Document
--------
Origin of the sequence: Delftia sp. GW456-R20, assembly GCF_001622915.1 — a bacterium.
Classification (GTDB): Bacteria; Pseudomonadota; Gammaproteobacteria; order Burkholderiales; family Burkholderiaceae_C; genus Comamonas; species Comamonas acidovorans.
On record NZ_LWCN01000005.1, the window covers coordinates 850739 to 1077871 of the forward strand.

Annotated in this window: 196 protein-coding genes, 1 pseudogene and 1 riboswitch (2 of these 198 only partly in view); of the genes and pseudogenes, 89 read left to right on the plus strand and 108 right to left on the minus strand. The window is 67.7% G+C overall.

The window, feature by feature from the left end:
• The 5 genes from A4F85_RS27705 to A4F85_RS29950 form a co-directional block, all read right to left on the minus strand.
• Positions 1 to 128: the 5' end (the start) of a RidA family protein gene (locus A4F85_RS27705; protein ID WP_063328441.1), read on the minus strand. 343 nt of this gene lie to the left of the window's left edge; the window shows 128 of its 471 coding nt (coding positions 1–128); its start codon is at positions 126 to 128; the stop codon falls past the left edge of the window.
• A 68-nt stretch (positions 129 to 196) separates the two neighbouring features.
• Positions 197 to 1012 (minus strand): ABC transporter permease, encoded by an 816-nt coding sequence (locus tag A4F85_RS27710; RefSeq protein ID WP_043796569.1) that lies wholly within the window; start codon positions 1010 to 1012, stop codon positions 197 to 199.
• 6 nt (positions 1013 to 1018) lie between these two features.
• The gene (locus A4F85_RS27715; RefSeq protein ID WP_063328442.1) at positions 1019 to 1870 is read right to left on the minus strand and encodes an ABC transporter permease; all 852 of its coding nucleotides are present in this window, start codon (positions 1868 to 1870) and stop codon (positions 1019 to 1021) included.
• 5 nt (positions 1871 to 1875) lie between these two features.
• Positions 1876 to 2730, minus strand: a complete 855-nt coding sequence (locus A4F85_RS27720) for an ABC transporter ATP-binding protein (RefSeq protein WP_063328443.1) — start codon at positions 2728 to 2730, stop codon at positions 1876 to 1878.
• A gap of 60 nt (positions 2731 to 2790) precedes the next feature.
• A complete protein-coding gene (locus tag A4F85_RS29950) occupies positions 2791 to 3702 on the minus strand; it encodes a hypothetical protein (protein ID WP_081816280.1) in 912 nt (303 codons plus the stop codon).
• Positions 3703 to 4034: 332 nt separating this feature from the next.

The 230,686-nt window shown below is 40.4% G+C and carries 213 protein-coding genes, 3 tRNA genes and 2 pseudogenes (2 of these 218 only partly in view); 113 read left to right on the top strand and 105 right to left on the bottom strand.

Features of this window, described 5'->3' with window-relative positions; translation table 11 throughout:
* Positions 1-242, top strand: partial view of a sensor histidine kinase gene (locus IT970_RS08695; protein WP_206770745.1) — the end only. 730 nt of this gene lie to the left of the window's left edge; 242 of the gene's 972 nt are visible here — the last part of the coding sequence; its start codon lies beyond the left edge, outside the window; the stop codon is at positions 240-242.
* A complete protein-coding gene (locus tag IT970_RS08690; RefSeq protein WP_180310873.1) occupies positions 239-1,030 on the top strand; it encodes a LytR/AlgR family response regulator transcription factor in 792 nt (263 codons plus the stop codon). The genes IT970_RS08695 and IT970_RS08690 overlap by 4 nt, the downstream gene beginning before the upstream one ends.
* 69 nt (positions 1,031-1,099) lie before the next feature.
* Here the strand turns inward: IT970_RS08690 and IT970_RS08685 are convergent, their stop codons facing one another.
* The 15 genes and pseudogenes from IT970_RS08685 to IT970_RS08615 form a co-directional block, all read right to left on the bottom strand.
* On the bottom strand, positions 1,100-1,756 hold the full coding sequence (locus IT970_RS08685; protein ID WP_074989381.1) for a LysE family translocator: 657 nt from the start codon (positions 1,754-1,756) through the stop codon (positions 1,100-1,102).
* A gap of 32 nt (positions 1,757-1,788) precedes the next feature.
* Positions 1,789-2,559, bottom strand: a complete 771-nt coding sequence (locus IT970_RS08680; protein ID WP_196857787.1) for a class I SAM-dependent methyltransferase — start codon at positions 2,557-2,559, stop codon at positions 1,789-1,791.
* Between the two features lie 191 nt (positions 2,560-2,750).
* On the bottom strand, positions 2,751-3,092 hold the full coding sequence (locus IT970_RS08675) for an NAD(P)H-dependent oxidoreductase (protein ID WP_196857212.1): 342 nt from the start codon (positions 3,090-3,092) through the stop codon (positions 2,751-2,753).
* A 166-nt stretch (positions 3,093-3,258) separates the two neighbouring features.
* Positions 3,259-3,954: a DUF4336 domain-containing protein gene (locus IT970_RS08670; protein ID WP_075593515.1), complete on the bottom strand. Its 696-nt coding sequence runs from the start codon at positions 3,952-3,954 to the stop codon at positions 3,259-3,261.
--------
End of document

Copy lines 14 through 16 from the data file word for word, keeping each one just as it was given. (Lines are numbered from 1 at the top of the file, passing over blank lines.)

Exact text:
• A gap of 60 nt (positions 2731 to 2790) precedes the next feature.
• A complete protein-coding gene (locus tag A4F85_RS29950) occupies positions 2791 to 3702 on the minus strand; it encodes a hypothetical protein (protein ID WP_081816280.1) in 912 nt (303 codons plus the stop codon).
• Positions 3703 to 4034: 332 nt separating this feature from the next.